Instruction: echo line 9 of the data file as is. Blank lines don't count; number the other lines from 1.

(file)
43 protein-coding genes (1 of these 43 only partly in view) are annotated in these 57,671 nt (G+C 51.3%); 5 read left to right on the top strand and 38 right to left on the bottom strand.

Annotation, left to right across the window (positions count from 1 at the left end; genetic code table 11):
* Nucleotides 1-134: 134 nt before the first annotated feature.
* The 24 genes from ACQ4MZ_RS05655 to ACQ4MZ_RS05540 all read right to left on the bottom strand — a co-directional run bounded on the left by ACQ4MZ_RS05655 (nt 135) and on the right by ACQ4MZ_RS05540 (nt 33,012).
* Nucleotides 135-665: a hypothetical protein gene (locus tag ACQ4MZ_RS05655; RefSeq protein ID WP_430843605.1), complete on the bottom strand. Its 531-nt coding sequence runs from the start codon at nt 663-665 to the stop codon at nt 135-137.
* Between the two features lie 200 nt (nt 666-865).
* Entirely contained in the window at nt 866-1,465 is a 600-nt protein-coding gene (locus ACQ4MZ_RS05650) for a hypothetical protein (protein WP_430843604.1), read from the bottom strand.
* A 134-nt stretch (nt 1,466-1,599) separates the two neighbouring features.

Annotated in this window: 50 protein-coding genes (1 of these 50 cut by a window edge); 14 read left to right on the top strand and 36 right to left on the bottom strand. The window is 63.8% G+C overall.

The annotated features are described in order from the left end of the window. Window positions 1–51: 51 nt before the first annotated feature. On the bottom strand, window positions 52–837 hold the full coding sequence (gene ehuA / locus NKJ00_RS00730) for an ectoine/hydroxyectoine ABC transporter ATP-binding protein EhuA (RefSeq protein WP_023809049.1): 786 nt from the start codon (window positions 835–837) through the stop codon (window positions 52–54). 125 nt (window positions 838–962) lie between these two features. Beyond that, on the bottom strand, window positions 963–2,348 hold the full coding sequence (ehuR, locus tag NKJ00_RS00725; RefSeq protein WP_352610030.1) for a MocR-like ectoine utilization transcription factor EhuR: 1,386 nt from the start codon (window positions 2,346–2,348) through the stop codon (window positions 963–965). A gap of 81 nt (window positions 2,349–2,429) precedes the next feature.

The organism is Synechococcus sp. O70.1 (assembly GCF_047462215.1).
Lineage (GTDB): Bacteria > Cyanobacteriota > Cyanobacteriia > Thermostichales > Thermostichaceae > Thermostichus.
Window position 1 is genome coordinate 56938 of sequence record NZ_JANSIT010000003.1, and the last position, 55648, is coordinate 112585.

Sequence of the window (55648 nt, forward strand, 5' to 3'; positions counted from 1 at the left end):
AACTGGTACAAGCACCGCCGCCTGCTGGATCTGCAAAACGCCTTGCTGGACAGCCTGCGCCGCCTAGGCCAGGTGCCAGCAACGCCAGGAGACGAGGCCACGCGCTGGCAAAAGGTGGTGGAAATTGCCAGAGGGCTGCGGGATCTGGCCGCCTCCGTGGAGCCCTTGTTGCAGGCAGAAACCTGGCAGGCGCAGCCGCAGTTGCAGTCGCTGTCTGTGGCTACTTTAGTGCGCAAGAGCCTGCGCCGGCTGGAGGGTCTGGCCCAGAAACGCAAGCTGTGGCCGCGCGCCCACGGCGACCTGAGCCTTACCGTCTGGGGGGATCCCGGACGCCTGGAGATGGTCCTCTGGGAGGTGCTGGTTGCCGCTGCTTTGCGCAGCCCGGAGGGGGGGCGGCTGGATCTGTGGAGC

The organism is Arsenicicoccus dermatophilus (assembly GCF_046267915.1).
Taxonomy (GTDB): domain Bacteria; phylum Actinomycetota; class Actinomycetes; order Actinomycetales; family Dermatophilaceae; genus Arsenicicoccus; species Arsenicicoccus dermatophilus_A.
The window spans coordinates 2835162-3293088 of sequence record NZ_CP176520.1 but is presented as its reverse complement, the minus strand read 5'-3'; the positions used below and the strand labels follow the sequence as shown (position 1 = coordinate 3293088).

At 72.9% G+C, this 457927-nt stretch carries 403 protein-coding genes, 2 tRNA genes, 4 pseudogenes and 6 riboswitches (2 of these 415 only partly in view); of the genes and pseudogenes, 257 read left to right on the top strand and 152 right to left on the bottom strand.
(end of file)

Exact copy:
Annotated in this window: 50 protein-coding genes (1 of these 50 cut by a window edge); 14 read left to right on the top strand and 36 right to left on the bottom strand. The window is 63.8% G+C overall.